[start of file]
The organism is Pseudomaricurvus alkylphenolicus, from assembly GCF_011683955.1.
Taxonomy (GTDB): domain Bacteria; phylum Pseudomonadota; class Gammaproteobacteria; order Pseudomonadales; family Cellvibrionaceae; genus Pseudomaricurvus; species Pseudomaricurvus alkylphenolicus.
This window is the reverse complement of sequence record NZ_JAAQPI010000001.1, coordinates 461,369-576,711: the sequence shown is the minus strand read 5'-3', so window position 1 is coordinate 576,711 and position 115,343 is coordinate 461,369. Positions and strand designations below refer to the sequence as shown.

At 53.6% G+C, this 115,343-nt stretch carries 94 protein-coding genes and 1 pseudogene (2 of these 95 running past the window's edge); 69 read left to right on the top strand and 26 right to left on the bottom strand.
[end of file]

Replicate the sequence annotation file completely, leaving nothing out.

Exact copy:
The organism is Pseudomaricurvus alkylphenolicus, from assembly GCF_011683955.1.
Taxonomy (GTDB): domain Bacteria; phylum Pseudomonadota; class Gammaproteobacteria; order Pseudomonadales; family Cellvibrionaceae; genus Pseudomaricurvus; species Pseudomaricurvus alkylphenolicus.
This window is the reverse complement of sequence record NZ_JAAQPI010000001.1, coordinates 461,369-576,711: the sequence shown is the minus strand read 5'-3', so window position 1 is coordinate 576,711 and position 115,343 is coordinate 461,369. Positions and strand designations below refer to the sequence as shown.

At 53.6% G+C, this 115,343-nt stretch carries 94 protein-coding genes and 1 pseudogene (2 of these 95 running past the window's edge); 69 read left to right on the top strand and 26 right to left on the bottom strand.